A few days ago I was sorting through some files in an attempt to organize, when I came across a tattered envelope that looked extremely familiar.
Upon further inspection, I realized it was an important piece of historical evidence regarding the farm, that was given to me by the previous owners. I forgot that I had squirrelled these precious documents away among other more boring and mundane folders, like banking and medical forms.
As I have mentioned before in previous columns, the building that I rent and live in on the farm was built in 1897. It was the Fort Steele Diamond Jubilee Hospital, the first public hospital to be opened in South East Kootenay.
I thought I would share with you some of the interesting facts that can be found in these documents. Most of the pages are information transcribed from The Prospector newspaper, and nurses daily logs, both of which are currently housed in a museum in Victoria. In my research I ended up finding copies of ‘The Prospector’ on the UBC open library website.
“[The hospital’s] foundation was laid on the anniversary of the Queen’s coronation, 60 years earlier, June 22nd 1897, by Dr. Hugh Watt in the presence of a large assemblage of the town at that date…” reads the article from The Prospector, dated Saturday, January 4, 1902. “The land, comprising a beautiful site of two acres, was generously donated by R.L.T Galbraith Esq., who has ever since taken a deep interest in the welfare of the institution and assisted it in many ways.
“The first cost of the original building was paid entirely by private subscriptions raised by a committee of ladies. The hospital received its first patient, a prominent engineer engaged in the survey for the Crow’s Nest Pass Railway, in the fall of 1897.”
A separate document states that this patient was visiting the hospital because of a fever.
“Fort Steele Hosp. received its first patient on Saturday last. It is a fever case and the patient is already making rapid progress toward recovery,” reads the log, dated November 13, 1897.
The logs show that patients who couldn’t pay their fees were put in jail. There was also some contention around the expansion of the hospital and the budget in general. The doctor wasn’t being paid and the government’s solution was to transfer (or steal) him and bring him to Cranbrook. They were unsuccessful. Dr. Watt was due to be paid $48 for 48 days of work. According to one document, the total hospital debt one year after it was built was $185.70. The cost of the building was a total of $986.84, including furniture and general expenses such as medicine.
“The expenditures of the Fort Steele Hospital have been met so far by private subscription. They are now out of funds. Patients who could not pay were turned over to the Govt. who had to put patients in jail,” reads the log. “It would be better to have the payments (which would keep the patients in jail) made in the shape of a grant to the hospital. A new wing would be needed – the Govt. should be asked to provide $1,000 for the wing and $1,500 for hospital maintenance.”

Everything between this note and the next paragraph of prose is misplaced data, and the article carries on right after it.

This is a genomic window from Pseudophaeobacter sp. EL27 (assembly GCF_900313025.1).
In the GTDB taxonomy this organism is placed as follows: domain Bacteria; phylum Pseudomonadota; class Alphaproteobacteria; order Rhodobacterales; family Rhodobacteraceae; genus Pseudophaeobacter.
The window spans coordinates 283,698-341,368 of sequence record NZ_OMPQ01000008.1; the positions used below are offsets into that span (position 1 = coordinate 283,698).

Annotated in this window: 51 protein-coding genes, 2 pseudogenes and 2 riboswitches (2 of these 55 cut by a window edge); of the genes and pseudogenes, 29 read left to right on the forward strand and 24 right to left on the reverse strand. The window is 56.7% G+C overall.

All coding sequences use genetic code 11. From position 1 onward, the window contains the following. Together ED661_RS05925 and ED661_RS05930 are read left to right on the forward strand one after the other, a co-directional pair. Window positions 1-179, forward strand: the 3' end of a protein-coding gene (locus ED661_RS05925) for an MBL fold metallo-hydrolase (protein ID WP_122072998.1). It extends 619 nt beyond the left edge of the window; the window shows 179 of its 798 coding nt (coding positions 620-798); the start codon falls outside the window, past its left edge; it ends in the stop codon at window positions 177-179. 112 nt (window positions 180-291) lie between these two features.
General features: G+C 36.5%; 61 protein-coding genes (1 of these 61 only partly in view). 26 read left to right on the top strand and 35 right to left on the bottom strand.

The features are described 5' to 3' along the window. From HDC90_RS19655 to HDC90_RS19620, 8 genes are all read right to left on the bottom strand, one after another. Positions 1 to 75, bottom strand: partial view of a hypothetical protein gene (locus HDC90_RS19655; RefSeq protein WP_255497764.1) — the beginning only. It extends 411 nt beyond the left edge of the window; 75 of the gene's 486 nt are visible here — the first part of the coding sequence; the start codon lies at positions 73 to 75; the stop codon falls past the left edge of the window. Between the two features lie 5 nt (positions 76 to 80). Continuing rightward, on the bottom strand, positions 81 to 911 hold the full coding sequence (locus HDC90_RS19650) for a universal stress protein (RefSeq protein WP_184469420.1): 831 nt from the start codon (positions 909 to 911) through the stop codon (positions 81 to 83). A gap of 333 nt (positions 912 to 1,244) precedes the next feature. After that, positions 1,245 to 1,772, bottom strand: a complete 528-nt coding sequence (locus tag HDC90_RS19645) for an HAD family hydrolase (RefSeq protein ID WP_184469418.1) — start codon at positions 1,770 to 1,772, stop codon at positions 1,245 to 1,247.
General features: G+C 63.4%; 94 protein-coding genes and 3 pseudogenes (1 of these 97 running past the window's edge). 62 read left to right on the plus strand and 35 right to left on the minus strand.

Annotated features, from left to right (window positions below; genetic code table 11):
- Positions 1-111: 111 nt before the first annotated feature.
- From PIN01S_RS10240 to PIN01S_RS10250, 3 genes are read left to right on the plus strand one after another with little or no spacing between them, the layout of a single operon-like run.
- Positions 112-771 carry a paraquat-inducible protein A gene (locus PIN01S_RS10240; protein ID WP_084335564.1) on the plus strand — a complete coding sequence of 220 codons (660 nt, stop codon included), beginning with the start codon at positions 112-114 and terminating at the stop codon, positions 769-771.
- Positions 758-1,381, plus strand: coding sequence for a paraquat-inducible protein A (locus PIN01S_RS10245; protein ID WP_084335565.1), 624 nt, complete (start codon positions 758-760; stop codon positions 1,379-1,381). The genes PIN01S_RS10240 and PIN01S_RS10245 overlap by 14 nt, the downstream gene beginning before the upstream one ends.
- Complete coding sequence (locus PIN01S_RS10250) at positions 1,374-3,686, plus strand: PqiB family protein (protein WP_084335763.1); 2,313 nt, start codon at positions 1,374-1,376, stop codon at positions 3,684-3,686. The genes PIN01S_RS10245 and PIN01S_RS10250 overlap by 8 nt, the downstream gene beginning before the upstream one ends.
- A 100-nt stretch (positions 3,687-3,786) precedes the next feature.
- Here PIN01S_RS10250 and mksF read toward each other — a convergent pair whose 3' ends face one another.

Today, our house has two bedrooms, a bathroom, living/dining room, kitchen and an enclosed sunroom. It has been renovated many times since it ceased to be a hospital, including the extensive renovations we did when we first moved in. We tore out two layers of kitchen flooring and to our delight, we found the original fir hardwood that would have been walked on by the medical staff and their patients. We refinished the floors and although they have their quirks, it was so worth it to uncover this piece of history.
Our coffee maker sits under the old chimney in the kitchen. The fireplace has been removed but the chimney is still there, sticking out from the ceiling. It is now a Pinterest-worthy shelving feature. Sometimes when I am making my coffee in the morning I think about nurses and patients sitting by the fireplace, perhaps drinking coffee or tea as well.
As stated in the documents, the bedrooms were actually two, private rooms in the hospital and the sunroom was the waiting room.
“In the fall of 1900, a north wing was built and finished in plaster, making it especially comfortable and serviceable. This wing contains one large common ward and two excellent private wards,” reads The Prospector dated in 1902.
These old newspapers and documents are so interesting to me. It’s so wild to think that where I lay my head to rest at night, so many other people have. Some, perhaps, in poor condition. The logs state that some of the patients were general public, who would have been living in Fort Steele, while some were engineers and miners working in the area.
People often ask E and I if the house is haunted. I don’t know that it’s haunted, per say, but I do know that there there is energy in those walls and creaky old floors. I can picture nurses running about, tending to their patients, laughing with one another as they ready their supplies. I can picture men in suits and top hats, or dusty, dirty work clothes, reluctantly waiting for care. I can picture one nurse in particular, sitting down at the end of the day to write these logs.
It’s just further proof that we’re all connected in some way. History lives on and I’m so thankful to all of the historians and museum staff who spend hours upon hours documenting these items. I’m beginning to think that I should be keeping more hard copies of my farm life columns, for one day they may be an important piece of documentation from this land, too.